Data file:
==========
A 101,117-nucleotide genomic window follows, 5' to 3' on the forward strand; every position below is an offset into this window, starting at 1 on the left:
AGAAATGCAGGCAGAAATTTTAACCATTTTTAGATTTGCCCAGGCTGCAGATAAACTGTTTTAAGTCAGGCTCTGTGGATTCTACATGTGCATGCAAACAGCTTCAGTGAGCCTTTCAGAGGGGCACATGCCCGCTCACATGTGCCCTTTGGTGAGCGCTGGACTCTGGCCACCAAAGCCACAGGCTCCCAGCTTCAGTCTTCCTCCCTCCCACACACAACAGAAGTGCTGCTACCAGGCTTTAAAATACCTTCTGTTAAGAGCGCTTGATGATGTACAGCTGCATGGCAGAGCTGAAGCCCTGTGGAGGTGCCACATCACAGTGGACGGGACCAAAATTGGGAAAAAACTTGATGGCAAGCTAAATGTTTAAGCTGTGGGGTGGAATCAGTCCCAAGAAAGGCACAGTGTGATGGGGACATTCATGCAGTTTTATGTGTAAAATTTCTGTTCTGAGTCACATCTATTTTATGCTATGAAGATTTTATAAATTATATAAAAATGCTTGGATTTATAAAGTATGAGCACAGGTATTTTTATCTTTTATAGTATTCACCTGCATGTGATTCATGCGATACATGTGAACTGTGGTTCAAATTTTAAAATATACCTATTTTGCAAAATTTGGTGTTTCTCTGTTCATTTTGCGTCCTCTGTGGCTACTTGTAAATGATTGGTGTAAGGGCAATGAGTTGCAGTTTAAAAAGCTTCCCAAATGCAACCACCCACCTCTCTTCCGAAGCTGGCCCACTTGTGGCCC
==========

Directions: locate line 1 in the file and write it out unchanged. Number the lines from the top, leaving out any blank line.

A 101,117-nucleotide genomic window follows, 5' to 3' on the forward strand; every position below is an offset into this window, starting at 1 on the left: